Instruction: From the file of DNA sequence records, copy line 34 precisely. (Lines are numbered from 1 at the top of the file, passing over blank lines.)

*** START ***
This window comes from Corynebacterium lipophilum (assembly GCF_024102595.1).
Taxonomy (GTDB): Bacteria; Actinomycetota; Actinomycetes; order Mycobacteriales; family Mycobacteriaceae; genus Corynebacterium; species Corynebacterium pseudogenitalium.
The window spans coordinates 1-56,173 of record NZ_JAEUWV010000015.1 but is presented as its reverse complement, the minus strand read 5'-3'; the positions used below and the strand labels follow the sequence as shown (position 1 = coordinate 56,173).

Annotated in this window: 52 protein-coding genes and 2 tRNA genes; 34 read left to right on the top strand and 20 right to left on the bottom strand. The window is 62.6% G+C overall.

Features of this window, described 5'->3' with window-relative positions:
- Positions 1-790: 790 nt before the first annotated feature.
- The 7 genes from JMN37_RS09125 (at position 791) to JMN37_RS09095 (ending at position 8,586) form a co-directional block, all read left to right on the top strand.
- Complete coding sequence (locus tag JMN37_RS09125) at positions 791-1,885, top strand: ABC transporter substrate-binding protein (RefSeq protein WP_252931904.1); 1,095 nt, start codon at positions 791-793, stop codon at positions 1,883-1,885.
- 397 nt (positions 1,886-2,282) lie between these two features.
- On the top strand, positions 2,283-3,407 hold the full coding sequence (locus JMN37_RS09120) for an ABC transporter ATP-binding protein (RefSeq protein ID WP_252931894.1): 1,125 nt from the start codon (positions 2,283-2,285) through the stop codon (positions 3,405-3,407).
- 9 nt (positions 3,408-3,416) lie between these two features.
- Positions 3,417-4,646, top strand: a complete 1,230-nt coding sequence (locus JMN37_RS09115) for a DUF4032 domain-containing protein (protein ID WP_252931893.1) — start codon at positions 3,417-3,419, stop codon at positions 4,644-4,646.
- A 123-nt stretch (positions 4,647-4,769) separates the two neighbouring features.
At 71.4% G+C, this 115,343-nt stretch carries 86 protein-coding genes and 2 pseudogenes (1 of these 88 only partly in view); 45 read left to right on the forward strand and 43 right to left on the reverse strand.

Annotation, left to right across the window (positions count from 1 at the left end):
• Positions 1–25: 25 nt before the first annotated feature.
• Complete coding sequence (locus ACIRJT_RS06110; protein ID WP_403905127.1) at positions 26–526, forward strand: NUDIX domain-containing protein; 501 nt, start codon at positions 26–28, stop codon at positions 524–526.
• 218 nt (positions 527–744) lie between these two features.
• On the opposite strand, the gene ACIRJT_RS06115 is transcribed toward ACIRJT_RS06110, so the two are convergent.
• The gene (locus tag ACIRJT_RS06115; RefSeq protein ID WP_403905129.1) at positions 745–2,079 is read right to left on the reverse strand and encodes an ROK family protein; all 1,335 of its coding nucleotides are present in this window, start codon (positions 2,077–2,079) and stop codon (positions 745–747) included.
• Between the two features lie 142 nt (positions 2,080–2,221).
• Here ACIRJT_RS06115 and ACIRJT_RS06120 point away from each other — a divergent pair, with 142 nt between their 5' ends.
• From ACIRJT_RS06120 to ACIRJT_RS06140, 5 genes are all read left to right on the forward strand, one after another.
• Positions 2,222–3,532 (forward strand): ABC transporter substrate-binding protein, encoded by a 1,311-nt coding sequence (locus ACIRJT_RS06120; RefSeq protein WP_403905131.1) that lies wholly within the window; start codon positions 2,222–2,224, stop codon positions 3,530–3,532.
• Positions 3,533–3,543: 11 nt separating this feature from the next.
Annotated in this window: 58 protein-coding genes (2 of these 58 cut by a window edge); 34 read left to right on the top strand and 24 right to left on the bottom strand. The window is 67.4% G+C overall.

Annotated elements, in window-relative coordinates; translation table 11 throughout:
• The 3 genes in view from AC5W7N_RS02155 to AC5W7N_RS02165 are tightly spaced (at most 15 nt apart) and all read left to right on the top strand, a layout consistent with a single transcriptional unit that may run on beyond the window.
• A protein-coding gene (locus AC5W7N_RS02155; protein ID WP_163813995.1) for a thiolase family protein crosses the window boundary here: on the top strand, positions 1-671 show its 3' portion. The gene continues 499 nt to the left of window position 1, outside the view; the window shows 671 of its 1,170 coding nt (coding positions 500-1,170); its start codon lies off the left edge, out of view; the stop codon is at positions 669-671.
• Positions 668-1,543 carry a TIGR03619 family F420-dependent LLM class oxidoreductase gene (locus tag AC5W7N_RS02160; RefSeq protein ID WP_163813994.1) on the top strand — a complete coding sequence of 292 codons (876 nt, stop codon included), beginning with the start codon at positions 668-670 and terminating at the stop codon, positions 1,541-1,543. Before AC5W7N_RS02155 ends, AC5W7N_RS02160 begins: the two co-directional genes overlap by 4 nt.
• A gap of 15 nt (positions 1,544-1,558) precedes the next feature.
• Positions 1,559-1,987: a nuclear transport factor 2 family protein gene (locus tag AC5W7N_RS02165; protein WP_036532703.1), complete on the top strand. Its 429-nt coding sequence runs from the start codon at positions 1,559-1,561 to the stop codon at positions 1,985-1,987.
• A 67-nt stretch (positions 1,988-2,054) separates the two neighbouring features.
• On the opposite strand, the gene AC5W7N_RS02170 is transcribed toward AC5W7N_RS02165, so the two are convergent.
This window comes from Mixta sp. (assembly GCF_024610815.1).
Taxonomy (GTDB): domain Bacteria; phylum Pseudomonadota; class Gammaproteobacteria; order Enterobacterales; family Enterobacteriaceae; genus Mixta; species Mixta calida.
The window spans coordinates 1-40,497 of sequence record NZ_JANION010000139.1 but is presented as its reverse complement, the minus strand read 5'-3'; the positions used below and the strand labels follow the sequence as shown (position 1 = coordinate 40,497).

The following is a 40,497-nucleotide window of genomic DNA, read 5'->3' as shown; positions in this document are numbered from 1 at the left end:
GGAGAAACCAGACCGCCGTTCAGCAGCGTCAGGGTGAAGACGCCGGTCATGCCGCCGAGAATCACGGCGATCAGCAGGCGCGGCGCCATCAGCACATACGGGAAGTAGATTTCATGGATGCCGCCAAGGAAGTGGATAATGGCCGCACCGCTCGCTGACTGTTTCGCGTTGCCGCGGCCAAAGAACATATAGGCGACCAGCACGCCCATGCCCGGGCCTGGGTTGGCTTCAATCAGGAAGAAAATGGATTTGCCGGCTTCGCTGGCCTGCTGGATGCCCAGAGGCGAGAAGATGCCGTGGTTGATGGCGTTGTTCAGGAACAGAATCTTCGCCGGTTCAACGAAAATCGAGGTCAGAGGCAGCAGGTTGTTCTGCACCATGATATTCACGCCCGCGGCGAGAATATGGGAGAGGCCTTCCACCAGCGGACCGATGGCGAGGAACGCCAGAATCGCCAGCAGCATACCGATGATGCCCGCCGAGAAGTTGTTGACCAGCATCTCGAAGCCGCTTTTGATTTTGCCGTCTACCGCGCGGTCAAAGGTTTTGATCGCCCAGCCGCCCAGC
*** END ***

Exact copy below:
• On the opposite strand, the gene AC5W7N_RS02170 is transcribed toward AC5W7N_RS02165, so the two are convergent.